Heritage Florida Jewish News - Central Florida's Independent Jewish Voice

Dayanu! That would suffice


March 30, 2018

Browsing recently at a Denver airport store on my way home to Orlando, I was greeted by the clerk. Exchanging pleasantries, I asked him how his day was going. “Counting the hours, ma’am. Just counting the hours.”

“It can’t be that bad,” I replied.

“I am working a 15-hour shift in a newspaper stand in an airport,” he said. “And this with a college degree. As I said, ‘Just counting the hours.’”

Okay, so this young man was not living his dream. But all I could think of is that the clerk appeared to be the same age as a friend of mine who became a quadriplegic as a result of a freak accident 20 years earlier.

“Be grateful for what you have,” I wanted to say to this total stranger. “Don’t count the hours; count your blessings.”

On Passover, we Jews celebrate the physical and spiritual redemption from slavery. Each year, we sing Dayanu, a song that lists the steps leading to our freedom. In it, we are reminded of our need—our responsibility—to be grateful for all G-d has given to us. 

Yes, it is sometimes difficult to be grateful. College degrees sometimes lead to menial job. Cars break down; toilet overflow; a bite into a hard candy results in a $3,000 dental bill. But as a dear friend said to me after I complained about a costly home repair, these are all First World problems. 

In addition, in our highly commercial, secular world, it is sometimes difficult to be happy with just enough. We are bombarded with advertisements promising us happiness if we only purchase a new car, a new home, even a new brand of soap. We are exposed to all this noise on television, on billboards, on ever-targeted ads on the Internet between our Facebook posts. 

I am sure the Jews who escaped Egyptian slavery complained. Some of the kvetching is recorded in the Torah, but I can only imagine the grumblings that were not written down. “Manna that tastes like coconut cream pie again? For one night, can’t it taste like my mother’s matzoh ball soup?” Or “Who put Moses in charge? We’ve been wandering this desert for 40 years. The man can’t find his way out of a paper bag!” 

I was the child of parents who were on different ends of the “cup half full/cup half empty” continuum. I struggled as to whether my father’s rose-colored view of the world was a better way to go than my mother’s practical but less than optimistic outlook. Whereas my father was content with his life, my mother often compared herself and our lives to others, and she saw the grass as greener in the other’s yard.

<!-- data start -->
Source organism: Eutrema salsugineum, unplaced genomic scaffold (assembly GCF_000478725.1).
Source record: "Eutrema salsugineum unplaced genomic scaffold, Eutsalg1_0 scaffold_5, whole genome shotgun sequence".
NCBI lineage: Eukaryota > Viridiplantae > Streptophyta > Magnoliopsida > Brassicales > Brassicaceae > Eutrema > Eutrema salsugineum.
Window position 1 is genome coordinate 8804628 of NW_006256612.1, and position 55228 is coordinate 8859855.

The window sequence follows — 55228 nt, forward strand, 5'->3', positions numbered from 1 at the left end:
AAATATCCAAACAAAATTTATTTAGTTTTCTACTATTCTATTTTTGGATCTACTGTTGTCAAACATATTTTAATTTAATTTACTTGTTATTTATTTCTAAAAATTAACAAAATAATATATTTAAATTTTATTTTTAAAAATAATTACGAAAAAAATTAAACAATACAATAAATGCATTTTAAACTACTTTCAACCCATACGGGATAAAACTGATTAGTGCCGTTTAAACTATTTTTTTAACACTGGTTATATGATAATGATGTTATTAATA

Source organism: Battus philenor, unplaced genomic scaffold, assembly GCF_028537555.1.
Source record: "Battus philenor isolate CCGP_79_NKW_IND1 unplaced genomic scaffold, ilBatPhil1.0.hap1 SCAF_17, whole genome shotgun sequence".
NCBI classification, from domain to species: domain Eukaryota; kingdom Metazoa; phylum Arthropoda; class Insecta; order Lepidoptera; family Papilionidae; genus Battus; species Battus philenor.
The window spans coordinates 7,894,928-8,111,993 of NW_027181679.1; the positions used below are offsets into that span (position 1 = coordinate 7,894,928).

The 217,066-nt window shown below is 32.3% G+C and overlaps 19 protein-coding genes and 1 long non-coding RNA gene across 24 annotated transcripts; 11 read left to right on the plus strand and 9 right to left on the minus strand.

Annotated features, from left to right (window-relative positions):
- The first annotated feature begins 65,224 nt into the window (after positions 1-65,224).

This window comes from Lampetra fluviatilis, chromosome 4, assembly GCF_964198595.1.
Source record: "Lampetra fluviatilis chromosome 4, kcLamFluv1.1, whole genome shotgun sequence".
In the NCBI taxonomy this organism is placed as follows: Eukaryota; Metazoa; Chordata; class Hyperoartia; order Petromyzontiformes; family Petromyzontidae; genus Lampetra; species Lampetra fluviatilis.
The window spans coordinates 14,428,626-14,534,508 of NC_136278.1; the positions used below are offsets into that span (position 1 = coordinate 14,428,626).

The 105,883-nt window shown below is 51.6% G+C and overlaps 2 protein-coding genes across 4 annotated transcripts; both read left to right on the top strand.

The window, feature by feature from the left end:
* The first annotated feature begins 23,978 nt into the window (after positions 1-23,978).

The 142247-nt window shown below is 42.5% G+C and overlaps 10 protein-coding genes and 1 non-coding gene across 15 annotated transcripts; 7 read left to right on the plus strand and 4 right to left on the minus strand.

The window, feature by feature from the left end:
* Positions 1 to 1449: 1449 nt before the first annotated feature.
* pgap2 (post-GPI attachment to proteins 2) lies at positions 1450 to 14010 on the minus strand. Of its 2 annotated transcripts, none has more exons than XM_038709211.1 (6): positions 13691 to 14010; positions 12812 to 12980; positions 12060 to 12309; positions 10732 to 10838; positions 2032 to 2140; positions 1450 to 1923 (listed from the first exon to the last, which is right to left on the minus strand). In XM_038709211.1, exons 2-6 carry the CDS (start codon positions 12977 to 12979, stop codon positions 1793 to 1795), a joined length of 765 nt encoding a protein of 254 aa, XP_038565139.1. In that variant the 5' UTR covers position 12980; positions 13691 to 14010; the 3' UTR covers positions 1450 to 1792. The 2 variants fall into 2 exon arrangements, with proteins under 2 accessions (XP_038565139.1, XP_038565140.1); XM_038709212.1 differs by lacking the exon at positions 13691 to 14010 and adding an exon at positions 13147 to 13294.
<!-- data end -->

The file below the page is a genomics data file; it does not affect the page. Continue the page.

“Comparison is the thief of joy,” said Theodore Roosevelt. And also, in my eyes, the thief of gratitude. 

When looking for property in Florida, Larry and I made the conscious decision to downsize. We chose a smaller home that, in line with most houses in the Sunshine State, had no basement and a fairly inaccessible, extremely hot attic. We purchased the home with all its furnishings in a community with a homeowner’s association that took care of our lawn and shrubbery. As a result, we were able to divest ourselves of much of our belongings and start over. Once we unpacked—and gave another load of unneeded items to a local charity—we assured ourselves that we were never going back to having so much. 

Despite my best intentions, however, I began to fall into my old habit of acquiring more than we needed. The search for that one last item to complete our new home—a new outdoor seating set, a water softener, updated lighting fixtures— was taking me away from where I wanted to be: grateful for what I had.

One day, while at a salon getting my hair cut, I saw a poster with the following affirmation: “Gratitude turns what we have into enough.” And somehow that quote from Melody Beattie was the kick in the pants I needed. 

Researching studies in positive psychology, I learned that those who are habitually grateful are significantly happier—and even healthier— than those who are not. One recommended method to enhance these feelings is by maintaining a gratitude diary in which one records, on a regular basis, three to five things for which one is grateful.

Using a beautiful floral-covered journal a dear friend had given me as a going away gift, I started ‘counting my blessings’ each night before I went to bed. Some entries were major milestones: “I saw my granddaughter crawl for the first time!” Other day’s reflections were more mundane: “Larry and I laughed our way through a great Big Bang Theory episode.” No matter what the magnitude, I was ending my day focusing on the positive. 

In the process, I have turned the focus from how many material possessions I have to how much goodness I have in my life. “Collect moments, not things,” says a Hindu expression. The journal gives me the opportunity to capture those moments: savoring an Upstate New York apple, reading a book to my granddaughter, sitting on our lanai and viewing the wildlife in our pond, appreciating one more day of good health.

“If the only prayer you said in your whole life was thank you,” wrote Meister Eckhart, “that would suffice.” Or, in the words of the Passover seder, Dayanu! Chag Samaech! Happy Passover!

Marilyn Shapiro lives in Kissimmee. She writes regularly for the Jewish World in Schenectady, and published her book “There Goes My Heart,” which is available on Amazon. You may also follow her on her blog, theregoesmyheart.me.


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